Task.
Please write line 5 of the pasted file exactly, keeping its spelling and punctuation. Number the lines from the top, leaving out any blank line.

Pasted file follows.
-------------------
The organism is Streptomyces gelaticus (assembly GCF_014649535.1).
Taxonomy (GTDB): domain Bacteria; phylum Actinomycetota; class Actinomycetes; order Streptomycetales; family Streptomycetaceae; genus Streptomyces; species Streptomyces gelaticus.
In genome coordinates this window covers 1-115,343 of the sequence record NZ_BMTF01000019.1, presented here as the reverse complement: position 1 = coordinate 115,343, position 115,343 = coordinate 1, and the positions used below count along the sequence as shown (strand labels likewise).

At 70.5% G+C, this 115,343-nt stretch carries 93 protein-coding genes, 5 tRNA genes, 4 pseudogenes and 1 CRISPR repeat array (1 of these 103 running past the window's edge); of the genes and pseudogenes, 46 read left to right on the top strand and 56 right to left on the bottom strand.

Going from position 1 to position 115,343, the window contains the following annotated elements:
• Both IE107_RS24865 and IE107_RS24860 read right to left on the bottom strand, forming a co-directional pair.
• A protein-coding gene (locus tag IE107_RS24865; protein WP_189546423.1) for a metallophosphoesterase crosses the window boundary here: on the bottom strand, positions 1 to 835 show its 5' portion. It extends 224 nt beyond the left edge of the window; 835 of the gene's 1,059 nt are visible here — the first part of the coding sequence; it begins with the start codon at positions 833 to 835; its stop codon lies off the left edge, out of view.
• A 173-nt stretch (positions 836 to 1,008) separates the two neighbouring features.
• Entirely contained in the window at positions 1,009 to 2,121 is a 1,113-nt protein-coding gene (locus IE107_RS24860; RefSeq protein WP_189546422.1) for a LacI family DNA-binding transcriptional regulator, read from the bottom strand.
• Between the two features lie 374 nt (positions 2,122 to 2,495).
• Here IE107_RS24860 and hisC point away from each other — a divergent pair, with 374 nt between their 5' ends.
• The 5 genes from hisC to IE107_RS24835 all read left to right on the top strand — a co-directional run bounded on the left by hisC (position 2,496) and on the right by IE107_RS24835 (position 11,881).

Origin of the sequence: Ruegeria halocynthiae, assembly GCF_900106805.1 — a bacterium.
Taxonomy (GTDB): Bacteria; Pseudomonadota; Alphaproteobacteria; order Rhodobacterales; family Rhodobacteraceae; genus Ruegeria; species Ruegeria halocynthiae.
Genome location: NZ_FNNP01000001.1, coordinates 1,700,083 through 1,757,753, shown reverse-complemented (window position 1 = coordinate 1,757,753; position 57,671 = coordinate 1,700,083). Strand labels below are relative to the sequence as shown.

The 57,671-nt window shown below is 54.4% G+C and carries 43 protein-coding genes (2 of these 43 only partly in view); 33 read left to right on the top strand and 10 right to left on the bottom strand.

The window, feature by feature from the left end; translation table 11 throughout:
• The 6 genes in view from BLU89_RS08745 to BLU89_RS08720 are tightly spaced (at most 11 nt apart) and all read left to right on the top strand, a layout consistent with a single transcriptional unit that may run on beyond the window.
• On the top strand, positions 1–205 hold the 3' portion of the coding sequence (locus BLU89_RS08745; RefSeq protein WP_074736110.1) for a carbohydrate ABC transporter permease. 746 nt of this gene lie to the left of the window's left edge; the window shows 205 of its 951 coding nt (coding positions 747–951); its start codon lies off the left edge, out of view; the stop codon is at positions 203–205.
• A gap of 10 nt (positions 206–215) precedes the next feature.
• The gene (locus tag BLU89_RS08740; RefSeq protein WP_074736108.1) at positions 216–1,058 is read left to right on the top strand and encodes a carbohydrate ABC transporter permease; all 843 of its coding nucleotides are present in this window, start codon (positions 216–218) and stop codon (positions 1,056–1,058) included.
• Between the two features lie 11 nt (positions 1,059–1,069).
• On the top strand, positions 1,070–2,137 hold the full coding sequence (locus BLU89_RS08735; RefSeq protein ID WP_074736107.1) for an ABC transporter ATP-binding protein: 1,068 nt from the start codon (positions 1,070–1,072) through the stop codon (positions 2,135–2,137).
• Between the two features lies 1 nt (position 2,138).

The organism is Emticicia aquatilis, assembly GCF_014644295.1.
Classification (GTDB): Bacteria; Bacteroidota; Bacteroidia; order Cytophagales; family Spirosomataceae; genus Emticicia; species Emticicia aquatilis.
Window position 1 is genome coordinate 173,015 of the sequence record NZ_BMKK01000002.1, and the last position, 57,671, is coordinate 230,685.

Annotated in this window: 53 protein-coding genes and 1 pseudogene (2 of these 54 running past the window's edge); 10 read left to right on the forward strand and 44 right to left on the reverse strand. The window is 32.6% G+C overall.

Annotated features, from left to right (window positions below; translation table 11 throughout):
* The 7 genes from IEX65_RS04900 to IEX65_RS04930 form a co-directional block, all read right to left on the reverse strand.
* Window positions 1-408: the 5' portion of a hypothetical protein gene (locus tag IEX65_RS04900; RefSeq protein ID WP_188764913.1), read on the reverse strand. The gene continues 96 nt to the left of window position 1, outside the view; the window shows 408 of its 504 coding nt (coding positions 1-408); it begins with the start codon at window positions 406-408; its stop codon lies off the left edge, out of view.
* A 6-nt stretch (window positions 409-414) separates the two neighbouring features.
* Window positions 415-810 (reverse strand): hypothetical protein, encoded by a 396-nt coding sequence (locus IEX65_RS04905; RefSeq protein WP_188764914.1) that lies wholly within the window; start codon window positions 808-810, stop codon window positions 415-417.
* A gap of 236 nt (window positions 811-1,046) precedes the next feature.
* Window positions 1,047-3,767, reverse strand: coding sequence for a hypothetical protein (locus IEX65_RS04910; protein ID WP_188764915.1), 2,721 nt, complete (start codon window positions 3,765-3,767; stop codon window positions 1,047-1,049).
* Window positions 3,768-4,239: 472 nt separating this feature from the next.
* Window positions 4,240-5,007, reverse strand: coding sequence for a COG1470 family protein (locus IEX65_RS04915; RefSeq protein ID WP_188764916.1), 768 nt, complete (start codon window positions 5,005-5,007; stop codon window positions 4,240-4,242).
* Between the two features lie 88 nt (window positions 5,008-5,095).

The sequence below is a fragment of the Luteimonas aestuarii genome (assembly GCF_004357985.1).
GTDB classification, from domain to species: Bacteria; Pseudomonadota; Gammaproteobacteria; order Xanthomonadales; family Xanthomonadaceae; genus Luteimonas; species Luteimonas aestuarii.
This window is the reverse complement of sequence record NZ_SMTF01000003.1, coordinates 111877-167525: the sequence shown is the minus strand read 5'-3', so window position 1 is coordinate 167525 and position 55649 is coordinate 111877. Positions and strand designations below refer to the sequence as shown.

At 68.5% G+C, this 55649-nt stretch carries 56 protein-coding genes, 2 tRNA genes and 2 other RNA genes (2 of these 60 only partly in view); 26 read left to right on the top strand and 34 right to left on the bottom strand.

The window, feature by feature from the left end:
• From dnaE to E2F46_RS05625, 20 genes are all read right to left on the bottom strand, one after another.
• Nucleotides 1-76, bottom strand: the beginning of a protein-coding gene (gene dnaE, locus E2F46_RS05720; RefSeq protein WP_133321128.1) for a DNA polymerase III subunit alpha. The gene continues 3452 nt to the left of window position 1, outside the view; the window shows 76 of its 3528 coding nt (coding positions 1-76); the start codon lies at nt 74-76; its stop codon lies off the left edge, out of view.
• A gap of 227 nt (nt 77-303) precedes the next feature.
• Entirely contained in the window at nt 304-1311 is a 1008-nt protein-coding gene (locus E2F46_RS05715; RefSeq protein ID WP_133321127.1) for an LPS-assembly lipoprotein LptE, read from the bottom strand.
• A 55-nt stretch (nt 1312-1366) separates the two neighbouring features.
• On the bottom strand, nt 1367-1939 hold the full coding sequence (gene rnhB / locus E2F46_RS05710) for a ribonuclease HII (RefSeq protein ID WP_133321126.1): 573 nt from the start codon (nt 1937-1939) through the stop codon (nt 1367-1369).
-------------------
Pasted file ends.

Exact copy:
Going from position 1 to position 115,343, the window contains the following annotated elements: